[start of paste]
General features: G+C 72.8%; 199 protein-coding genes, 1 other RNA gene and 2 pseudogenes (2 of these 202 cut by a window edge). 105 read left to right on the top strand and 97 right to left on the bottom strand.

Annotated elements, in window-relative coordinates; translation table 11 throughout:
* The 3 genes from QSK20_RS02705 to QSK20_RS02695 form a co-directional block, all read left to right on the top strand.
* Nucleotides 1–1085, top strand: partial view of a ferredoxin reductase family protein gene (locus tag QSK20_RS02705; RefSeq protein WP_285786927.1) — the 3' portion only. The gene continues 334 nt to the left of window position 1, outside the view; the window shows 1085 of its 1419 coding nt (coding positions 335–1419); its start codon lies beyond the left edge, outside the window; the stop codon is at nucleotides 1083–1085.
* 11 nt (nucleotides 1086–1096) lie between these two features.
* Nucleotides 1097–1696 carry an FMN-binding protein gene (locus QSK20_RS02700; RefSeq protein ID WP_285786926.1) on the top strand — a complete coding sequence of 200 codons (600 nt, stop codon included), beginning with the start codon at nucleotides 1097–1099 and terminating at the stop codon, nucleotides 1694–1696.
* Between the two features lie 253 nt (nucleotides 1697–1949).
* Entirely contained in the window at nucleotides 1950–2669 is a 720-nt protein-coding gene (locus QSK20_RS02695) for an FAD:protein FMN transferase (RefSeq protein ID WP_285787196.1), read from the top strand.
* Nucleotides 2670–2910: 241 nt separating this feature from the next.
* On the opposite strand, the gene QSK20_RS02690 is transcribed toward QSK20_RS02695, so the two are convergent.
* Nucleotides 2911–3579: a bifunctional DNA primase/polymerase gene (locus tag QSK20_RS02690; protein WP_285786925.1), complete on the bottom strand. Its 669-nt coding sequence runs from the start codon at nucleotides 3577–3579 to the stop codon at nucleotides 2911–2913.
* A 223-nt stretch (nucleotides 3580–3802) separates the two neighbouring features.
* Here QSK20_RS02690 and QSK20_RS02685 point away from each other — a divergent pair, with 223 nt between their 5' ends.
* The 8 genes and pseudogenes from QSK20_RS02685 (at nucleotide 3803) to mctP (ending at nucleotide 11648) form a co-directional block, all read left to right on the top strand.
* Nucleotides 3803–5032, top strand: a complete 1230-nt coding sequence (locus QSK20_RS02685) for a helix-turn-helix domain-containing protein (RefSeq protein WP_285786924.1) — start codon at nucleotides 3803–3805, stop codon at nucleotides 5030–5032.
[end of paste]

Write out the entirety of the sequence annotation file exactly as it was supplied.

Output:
General features: G+C 72.8%; 199 protein-coding genes, 1 other RNA gene and 2 pseudogenes (2 of these 202 cut by a window edge). 105 read left to right on the top strand and 97 right to left on the bottom strand.

Annotated elements, in window-relative coordinates; translation table 11 throughout:
* The 3 genes from QSK20_RS02705 to QSK20_RS02695 form a co-directional block, all read left to right on the top strand.
* Nucleotides 1–1085, top strand: partial view of a ferredoxin reductase family protein gene (locus tag QSK20_RS02705; RefSeq protein WP_285786927.1) — the 3' portion only. The gene continues 334 nt to the left of window position 1, outside the view; the window shows 1085 of its 1419 coding nt (coding positions 335–1419); its start codon lies beyond the left edge, outside the window; the stop codon is at nucleotides 1083–1085.
* 11 nt (nucleotides 1086–1096) lie between these two features.
* Nucleotides 1097–1696 carry an FMN-binding protein gene (locus QSK20_RS02700; RefSeq protein ID WP_285786926.1) on the top strand — a complete coding sequence of 200 codons (600 nt, stop codon included), beginning with the start codon at nucleotides 1097–1099 and terminating at the stop codon, nucleotides 1694–1696.
* Between the two features lie 253 nt (nucleotides 1697–1949).
* Entirely contained in the window at nucleotides 1950–2669 is a 720-nt protein-coding gene (locus QSK20_RS02695) for an FAD:protein FMN transferase (RefSeq protein ID WP_285787196.1), read from the top strand.
* Nucleotides 2670–2910: 241 nt separating this feature from the next.
* On the opposite strand, the gene QSK20_RS02690 is transcribed toward QSK20_RS02695, so the two are convergent.
* Nucleotides 2911–3579: a bifunctional DNA primase/polymerase gene (locus tag QSK20_RS02690; protein WP_285786925.1), complete on the bottom strand. Its 669-nt coding sequence runs from the start codon at nucleotides 3577–3579 to the stop codon at nucleotides 2911–2913.
* A 223-nt stretch (nucleotides 3580–3802) separates the two neighbouring features.
* Here QSK20_RS02690 and QSK20_RS02685 point away from each other — a divergent pair, with 223 nt between their 5' ends.
* The 8 genes and pseudogenes from QSK20_RS02685 (at nucleotide 3803) to mctP (ending at nucleotide 11648) form a co-directional block, all read left to right on the top strand.
* Nucleotides 3803–5032, top strand: a complete 1230-nt coding sequence (locus QSK20_RS02685) for a helix-turn-helix domain-containing protein (RefSeq protein WP_285786924.1) — start codon at nucleotides 3803–3805, stop codon at nucleotides 5030–5032.